Need a cab driver in the Bay of Plenty, New Zealand? Try Lance — A Great Find! A Great Friend!
There he stood, a large man resembling a sea captain with his salt and pepper hair, and weather-worried complexion. Laugh lines near his eyes complemented the thoughtful pattern of wrinkles that lay horizontally across his brow; he made me think of the actor, Sean Connery.
Photo by Sheree Zielke
His cab, a small four-door white sedan, occupied the last spot in the taxi queue. We were in the town of Mount Maunganui, in the Port of Tauranga, situated on the Bay of Plenty, on the eastern coast of the North Island of New Zealand. Since leaving the ship, we had already run the gamut of at least three dozen assorted cabs, shuttles, and tour buses before espying the taxi driver who was to make our day of adventuring very special.
The cabbie’s name: Lance Calder. He told us later he had chosen not to be part of the vicious back-biting under-cutting group of taxi drivers awaiting the arrival of the cruise ship passengers on the pier. When we asked his price, he stated simply $60NZ per hour. “Not per person,” he added quickly, but “for the car.”
Photo by David Thiel
He wanted to know what we had in mind; as seasoned travelers and photographers, we told him to drive in the direction of Rotorua, and we would tell him when we wanted to stop. And that he was to avoid the regular tourist stops. That gave him pause for a moment, but only a moment.
Lance, also known by the handle, “Olddog13-1,” was very quick to learn our desires, and our sense of humour. He soon joined in our inside jokes as though he’d known us for years. As a resident of the area since birth (he was born and raised in Te Puke – not as in vomit) he navigated the roadways well, stopping to give us views of the scenery, and share oodles of insider tips on the lifestyle and cultures of the area.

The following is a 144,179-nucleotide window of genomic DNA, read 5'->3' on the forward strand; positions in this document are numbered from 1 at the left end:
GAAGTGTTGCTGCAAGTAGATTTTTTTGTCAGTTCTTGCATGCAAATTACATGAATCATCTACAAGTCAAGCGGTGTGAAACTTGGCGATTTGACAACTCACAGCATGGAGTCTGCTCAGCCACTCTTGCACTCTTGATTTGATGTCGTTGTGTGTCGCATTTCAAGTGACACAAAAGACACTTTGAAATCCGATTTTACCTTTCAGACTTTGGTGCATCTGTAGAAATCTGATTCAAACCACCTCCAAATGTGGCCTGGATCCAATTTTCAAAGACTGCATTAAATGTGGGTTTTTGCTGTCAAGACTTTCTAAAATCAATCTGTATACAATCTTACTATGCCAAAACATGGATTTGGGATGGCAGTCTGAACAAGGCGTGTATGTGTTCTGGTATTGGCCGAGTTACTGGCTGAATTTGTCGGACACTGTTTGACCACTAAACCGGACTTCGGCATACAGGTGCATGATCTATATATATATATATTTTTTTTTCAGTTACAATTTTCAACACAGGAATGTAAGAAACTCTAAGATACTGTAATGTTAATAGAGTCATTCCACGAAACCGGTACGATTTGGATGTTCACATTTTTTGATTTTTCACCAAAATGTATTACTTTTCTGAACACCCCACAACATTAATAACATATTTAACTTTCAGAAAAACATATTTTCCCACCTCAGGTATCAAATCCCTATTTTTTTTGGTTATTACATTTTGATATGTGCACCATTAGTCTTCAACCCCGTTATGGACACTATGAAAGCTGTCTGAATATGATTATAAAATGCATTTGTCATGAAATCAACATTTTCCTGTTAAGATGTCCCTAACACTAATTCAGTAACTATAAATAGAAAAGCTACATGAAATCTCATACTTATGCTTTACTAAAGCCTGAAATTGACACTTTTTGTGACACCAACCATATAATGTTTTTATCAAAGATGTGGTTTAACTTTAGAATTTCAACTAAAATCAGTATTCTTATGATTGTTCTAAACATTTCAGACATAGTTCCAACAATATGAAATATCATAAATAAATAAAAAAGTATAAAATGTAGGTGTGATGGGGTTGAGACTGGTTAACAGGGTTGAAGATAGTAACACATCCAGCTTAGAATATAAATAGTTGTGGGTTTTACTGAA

We spent seven hours with Lance – and in that time we saw stinky bubbling sulphuric mud pools in Rotorua, patted a lamb at the Kiwi Lumberjack Show (farm) (ask for Thomas –a handsome young man with a mischievious nature), tasted exquisite wines at the Mills Reef Winery, paid a quick visit to the art deco style Rotorua Museum, lunched in a small café, just up from the old Whakarewarewa Thermal Village (where young boys would dive for coins thrown into the water by tourists), and we visited the Comvita bee centre in Te Puke.
We also visited the Kiwi360 kiwi farm (Lance was extremely knowledgeable in this – he took us under the kiwi orchard canopy where the fruit was hanging like grapes from vines, he pointed out the male and the female vines and how kiwis are chosen for import, with flat-sided ones being rejected and turned into wine instead.) Lance took us into the shop where we tasted our first kiwi wine (a little too much fruit flavour for our palate) and he took us to a favorite photography subject of ours, an old Mission cemetery, without ever being asked to do so.
We learned, through Lance that the huge tree with the gorgeous purple flowers is a Jacaranda tree, a soft drink is called a “fizzy drink,” a car trunk is called a “boot,” and that cruise ship passengers should never share a cab just to split the cost during shore excursions.
“It’s not a good idea,” says Lance. “The couples can never agree on anything.” He says he has never seen a cab shared successfully by people who barely knew one another, and who have gotten together just to split the cost of the taxi fare. He says the only successful shared cab rides are those where the passengers have previously agreed upon where it is they want to go, and what it is they want to do.
Besides knowing the area so well, and being a charming traveling host, Lance is also specially trained in the art of assisting the handicapped, or the ambulatory-challenged. He has extensive experience dealing with special needs children, and seniors in wheelchairs.
And if you are a wine lover, Lance has an inside track, having a son-in-law in the business. Be sure to ask him for a little advice if you are going into the Napier-Hawke’s Bay area on what wineries to see, and the best route to take to see them.
Planning a trip to the Tauranga, New Zealand area via cruise ship? Contact Lance Calder in advance. You will feel like family when this burly congenial man welcomes you at the pier. Tell him Sheree says you’ll need to buy a “Peepsi.” He’ll know what you are talking about.
Contact Lance via email at firstname.lastname@example.org.